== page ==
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Dallas News
April 10, 2018

Immigration judges, attorneys worry that Sessions’ quotas will cut into justice in clogged court system
By Dianne Solis

The National Association of Immigration Judges has long argued that the immigration courts should be taken out of the Department of Justice, a law enforcement agency, and given real independence and more resources. Proponents of the quotas point to the need to reduce the exploding backlog of cases. Colorado leads the nation with the longest wait time to get a case resolved, about 1,000 days, according to the Syracuse University-based Transactional Records Access Clearinghouse, or TRAC. Texas comes in third, after Illinois. In Dallas immigration courts, cases move at a faster clip than Texas as a whole at about 560 days compared to about 900 days for the whole state, according to TRAC. But even the Dallas number has been climbing for several years. Faster decision-making could cut the backlog, but it also has many worried about fairness. The pressure for speed means immigrants would have to move quickly to find an attorney. Without an attorney, the likelihood of deportation increases. Nationally, about 58 percent of immigrants are represented by attorneys, according to Syracuse's research center. But in Texas, only about a third of the immigrants have legal representation.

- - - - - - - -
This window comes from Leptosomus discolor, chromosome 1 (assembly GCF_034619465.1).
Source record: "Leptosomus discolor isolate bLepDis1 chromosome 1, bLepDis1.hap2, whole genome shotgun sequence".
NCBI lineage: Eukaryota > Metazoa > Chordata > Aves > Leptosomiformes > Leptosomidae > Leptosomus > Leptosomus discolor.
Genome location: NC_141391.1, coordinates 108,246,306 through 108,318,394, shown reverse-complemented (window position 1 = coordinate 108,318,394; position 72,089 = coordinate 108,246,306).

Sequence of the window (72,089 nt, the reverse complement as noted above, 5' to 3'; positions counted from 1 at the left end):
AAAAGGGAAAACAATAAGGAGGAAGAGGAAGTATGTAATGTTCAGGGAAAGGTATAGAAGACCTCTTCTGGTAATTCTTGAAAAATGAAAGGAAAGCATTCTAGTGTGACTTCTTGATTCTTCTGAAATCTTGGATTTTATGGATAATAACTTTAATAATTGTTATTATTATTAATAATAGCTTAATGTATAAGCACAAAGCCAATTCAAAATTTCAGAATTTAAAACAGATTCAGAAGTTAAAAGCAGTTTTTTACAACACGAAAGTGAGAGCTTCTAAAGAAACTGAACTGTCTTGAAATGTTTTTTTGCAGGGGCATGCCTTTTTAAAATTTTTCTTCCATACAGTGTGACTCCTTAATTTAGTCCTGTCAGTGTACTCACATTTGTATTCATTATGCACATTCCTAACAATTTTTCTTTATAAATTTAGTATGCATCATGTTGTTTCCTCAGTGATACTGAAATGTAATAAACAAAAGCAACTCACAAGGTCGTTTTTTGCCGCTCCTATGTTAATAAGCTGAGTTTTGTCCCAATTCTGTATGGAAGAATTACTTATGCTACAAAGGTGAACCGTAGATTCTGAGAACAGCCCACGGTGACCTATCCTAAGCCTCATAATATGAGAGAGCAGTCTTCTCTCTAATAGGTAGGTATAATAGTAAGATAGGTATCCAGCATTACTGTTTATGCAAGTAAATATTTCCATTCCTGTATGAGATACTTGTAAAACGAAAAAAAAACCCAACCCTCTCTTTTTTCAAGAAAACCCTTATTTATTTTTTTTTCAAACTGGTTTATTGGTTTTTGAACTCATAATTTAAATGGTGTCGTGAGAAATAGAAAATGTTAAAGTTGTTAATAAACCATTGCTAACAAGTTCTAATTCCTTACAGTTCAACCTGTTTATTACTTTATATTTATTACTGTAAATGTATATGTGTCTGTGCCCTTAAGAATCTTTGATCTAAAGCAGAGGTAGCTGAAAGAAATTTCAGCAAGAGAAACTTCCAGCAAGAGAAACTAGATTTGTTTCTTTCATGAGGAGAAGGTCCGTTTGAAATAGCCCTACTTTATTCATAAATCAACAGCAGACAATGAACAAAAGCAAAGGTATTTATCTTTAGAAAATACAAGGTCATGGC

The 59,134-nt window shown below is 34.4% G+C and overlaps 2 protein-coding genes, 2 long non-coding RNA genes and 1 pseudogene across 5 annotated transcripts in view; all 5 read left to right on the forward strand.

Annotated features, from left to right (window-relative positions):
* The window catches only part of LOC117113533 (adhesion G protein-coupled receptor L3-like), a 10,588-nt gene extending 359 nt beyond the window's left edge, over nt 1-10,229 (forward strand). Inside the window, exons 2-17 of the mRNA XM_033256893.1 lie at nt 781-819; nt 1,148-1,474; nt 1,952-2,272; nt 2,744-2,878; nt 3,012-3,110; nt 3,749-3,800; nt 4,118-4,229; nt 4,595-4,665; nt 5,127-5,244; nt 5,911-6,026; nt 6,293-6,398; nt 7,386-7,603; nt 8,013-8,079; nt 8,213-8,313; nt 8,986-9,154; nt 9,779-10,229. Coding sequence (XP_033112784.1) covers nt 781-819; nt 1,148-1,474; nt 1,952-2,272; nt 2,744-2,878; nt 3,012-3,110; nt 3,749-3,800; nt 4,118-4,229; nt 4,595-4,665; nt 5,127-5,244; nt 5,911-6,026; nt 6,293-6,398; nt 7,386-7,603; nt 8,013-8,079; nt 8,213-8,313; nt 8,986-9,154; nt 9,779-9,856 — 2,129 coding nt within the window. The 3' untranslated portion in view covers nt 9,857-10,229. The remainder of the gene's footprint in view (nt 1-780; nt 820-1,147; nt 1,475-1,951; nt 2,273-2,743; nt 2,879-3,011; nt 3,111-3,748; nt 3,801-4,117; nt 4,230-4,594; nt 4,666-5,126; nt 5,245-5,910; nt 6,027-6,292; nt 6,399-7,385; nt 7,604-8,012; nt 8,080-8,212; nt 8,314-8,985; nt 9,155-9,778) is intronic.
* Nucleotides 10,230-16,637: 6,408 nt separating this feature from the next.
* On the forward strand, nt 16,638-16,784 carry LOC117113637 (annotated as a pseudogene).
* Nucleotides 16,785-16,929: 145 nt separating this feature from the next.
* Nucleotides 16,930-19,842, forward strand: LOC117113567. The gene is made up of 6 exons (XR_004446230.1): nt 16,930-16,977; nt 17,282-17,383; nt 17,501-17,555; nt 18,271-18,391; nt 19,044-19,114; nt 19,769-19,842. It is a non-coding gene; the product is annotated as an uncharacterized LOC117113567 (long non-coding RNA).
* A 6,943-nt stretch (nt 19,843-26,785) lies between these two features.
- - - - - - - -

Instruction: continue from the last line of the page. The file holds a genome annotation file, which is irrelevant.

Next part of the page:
Transactional Records Access Clearinghouse, Syracuse University
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